colorectal cancer screening

overview

Cancers of the colon and rectum (colorectal cancers) are some of the most preventable because screening tests can detect growths before they become cancerous. Most often, colon cancer happens in the lower part of the colon. Cancer in the rectum is called rectal cancer. Colorectal cancers start out as growths (polyps) on the lining of the colon. Polyps are usually noncancerous when they first appear, and over time can turn into cancerous polyps (adenoma). Removal of these polyps can reduce the risk of colon cancer by more than 80%. 

The gold standard for colorectal cancer screening is a colonoscopy. This test examines the entire colon, and your doctor can remove any polyps found during the test. There are other screening options, such as flexible sigmoidoscopy, double-contrast barium enema, virtual colonoscopy (CT colonography) and fecal occult blood test (FOBT).

It’s recommended that all adults get their first colorectal cancer screening at age 50, or earlier if there’s a family history or medical condition that puts you at a higher risk.

colonoscopy

In a colonoscopy, the entire length of your large intestine and colon is examined, and polyps and cancer are detected and removed. If your first colonoscopy doesn’t detect a problem, you won't need another one for 10 years.

What to expect
For the test to be effective, you have to empty your colon completely beforehand. For the day before, you’ll eat no food and drink only clear liquids. You’ll take a laxative (in liquid or pill form) and, if needed, give yourself an enema. On the day of the test, you’ll be given sedation meds through a needle in your arm (IV) to relax you. While you’re lying on your side, your doctor inserts a long, flexible tube containing a camera through your anus and into your rectum and colon. This allows your doctor to see inside your large intestine and colon. Any polyps can be removed using tools inserted through the tube. Your doctor can also collect tissue samples (biopsy) to check for cancer. The whole procedure takes about 30 minutes. Because you’ve been sedated, you won’t be able to drive, so you'll need to arrange for a ride home.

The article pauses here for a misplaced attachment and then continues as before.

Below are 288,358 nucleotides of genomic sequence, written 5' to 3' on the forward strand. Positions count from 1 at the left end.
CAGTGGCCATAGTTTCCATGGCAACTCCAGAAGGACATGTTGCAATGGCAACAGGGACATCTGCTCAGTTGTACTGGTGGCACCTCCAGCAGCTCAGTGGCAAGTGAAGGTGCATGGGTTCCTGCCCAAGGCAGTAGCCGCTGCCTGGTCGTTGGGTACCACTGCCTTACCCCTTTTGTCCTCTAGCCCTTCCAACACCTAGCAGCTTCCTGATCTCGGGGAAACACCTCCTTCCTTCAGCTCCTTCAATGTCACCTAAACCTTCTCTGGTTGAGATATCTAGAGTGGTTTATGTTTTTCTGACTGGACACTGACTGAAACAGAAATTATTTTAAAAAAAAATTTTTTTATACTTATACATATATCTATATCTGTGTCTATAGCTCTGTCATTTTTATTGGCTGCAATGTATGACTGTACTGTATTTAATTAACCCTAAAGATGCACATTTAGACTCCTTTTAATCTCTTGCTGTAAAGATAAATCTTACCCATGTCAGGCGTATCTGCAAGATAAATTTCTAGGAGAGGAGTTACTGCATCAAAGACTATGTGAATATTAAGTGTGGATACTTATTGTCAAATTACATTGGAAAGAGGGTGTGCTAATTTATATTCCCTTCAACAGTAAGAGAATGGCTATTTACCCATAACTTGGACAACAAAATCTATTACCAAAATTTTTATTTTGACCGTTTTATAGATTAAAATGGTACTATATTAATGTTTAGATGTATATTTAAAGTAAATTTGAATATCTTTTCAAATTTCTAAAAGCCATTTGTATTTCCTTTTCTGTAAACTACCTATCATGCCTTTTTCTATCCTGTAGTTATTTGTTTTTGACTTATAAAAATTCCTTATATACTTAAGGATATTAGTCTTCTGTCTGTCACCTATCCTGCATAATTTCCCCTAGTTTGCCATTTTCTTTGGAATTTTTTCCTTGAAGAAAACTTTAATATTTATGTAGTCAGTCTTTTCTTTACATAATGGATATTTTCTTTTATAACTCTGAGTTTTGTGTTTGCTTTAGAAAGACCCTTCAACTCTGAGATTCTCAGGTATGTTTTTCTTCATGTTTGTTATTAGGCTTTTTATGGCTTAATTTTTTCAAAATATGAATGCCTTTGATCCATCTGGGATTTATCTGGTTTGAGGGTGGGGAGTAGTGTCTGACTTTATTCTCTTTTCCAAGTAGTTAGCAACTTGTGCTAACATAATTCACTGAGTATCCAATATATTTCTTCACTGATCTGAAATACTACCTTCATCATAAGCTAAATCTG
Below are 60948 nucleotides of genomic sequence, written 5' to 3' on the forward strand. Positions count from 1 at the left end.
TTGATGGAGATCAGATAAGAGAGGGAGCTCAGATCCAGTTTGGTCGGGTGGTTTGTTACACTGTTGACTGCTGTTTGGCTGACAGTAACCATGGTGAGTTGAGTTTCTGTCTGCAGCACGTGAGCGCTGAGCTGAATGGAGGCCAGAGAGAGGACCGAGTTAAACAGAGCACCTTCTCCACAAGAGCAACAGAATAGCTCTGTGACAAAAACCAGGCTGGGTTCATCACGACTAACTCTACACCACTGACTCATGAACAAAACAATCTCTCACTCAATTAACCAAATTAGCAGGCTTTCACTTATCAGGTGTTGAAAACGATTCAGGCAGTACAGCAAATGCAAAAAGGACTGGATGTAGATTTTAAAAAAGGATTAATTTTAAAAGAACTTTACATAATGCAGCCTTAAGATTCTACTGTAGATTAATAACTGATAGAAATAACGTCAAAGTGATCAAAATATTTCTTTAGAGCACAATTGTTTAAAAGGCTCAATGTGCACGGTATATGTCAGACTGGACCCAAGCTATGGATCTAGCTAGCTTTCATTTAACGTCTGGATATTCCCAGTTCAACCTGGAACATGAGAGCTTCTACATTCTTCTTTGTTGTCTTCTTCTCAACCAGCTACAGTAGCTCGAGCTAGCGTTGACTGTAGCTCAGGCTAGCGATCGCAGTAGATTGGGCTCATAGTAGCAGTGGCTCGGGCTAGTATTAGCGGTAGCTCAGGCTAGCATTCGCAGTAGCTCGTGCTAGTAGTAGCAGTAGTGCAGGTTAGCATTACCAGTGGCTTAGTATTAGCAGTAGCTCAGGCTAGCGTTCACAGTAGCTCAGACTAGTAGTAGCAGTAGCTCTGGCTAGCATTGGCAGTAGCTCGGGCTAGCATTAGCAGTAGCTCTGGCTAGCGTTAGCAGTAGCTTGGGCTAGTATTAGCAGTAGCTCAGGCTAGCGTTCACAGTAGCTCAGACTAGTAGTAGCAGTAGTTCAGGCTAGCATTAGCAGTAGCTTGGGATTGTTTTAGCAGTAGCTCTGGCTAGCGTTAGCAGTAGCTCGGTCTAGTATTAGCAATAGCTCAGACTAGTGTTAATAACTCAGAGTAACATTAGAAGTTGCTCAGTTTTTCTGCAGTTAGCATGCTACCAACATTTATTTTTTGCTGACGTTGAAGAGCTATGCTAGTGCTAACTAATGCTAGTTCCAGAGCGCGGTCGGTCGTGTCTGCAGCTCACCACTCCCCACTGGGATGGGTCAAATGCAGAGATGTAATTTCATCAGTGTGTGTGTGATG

If any of the following screening tests detect abnormalities, your doctor may recommend you have a colonoscopy.

flexible sigmoidoscopy

This test checks only the lower third of the colon, and it can detect polyps and cancer. It’s recommended every 5 years.

What to expect
For the test to be effective, you have to empty your colon completely beforehand. For the day before, you’ll eat no food and drink only clear liquids. You’ll take a laxative (in liquid or pill form) and if needed give yourself an enema. On the day of the test, you won’t usually receive sedation meds. Your doctor inserts a long tube (sigmoidoscope) containing a camera through your anus and into your rectum and lower colon. This allows your doctor to see inside your lower colon. If polyps are detected, they can be removed with tools inserted through the tube. Your doctor can also collect tissue samples (biopsy) to check for cancer. The whole procedure takes about 15 minutes, or longer if polyps are detected.

double-contrast barium enema

This test can detect large polyps and cancer and is recommended every 5 years.

What to expect
For the test to be effective, you have to empty your colon completely beforehand. For the day before, you’ll eat no food and drink only clear liquids. You’ll take a laxative (in liquid or pill form) and, if needed, give yourself an enema. On the day of the test, you’ll have an enema with a barium solution and an injection of air through a tube inserted in your anus. The barium coats the lining of your intestines, which helps polyps and other abnormalities show up better on a series of X-rays taken of your rectum and colon.

virtual colonoscopy (CT colonography)

This test can detect polyps and cancer, and might be right for you if you can’t have colonoscopy. It’s recommended every 5 years.

What to expect
For the test to be effective, you have to empty your colon completely beforehand. For the day before, you’ll eat no food and drink only clear liquids. You’ll take a laxative (in liquid or pill form) and, if needed, give yourself an enema. On the day of the test, you’ll lie on your side with your knees pulled toward your chest. Your doctor inserts a tube into your anus and pumps air through it to make your colon easier to see. Then you’ll have CT (computed tomography) scans to produce pictures of your colon. You’ll lie on your back and your stomach so your doctor can get images from different angles. Scans are reviewed to check for abnormalities.

fecal occult blood test FOBT

This test can detect cancer and is recommended once a year.

What to expect
You may have to avoid certain foods for a few days before a FOBT, which is a lab test that looks for hidden (occult) blood in your stool. Depending on the type of test or kit that’s used, you may have to provide stool samples from one or several bowel movements to your doctor or to a mail-in lab.

stool DNA test

This test detects cancer, and there’s not yet a recommended amount of time between tests. It could be between 2 and 5 years.

What to expect
There’s no special preparation necessary. This is a new lab test that checks stool for DNA changes. Your doctor gives you a kit, and you provide a stool sample to your doctor or to a mail-in lab.

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